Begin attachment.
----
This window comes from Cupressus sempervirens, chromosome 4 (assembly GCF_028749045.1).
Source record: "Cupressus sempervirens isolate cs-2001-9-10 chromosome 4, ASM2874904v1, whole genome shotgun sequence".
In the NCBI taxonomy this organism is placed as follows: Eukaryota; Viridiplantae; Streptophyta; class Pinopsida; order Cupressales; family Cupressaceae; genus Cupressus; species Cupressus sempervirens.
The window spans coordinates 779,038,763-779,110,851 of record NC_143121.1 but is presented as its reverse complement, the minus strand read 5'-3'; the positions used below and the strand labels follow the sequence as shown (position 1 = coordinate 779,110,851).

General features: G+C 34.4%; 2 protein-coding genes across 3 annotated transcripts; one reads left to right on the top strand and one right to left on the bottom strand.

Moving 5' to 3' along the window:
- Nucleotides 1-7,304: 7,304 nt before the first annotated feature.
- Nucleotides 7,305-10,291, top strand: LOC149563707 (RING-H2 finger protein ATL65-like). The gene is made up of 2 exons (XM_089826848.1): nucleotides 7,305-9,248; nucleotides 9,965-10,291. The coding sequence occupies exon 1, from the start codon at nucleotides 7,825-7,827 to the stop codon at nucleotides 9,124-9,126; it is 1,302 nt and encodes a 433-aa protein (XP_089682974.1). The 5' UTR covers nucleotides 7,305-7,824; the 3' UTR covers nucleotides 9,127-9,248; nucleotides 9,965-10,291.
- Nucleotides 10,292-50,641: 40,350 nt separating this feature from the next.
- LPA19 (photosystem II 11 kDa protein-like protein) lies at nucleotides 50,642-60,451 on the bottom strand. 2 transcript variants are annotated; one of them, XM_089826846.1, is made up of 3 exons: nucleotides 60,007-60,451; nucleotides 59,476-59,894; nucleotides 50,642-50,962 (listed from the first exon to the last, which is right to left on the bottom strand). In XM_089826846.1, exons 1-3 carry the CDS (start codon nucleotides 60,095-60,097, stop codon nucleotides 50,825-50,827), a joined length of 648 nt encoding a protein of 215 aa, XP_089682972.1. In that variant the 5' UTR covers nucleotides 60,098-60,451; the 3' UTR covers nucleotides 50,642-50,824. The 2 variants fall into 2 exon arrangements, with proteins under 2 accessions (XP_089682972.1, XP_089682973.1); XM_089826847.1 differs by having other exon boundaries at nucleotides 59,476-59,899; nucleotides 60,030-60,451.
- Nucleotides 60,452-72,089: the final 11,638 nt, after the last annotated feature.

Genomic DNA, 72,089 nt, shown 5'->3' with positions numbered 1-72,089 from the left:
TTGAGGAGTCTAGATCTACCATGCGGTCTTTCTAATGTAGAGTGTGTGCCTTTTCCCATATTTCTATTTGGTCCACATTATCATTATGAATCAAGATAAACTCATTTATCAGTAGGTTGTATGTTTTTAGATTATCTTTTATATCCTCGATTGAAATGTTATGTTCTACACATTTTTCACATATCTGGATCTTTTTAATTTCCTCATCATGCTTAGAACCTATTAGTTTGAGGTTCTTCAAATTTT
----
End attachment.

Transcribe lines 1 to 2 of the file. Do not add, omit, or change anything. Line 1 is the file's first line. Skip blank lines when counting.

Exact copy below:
This window comes from Cupressus sempervirens, chromosome 4 (assembly GCF_028749045.1).
Source record: "Cupressus sempervirens isolate cs-2001-9-10 chromosome 4, ASM2874904v1, whole genome shotgun sequence".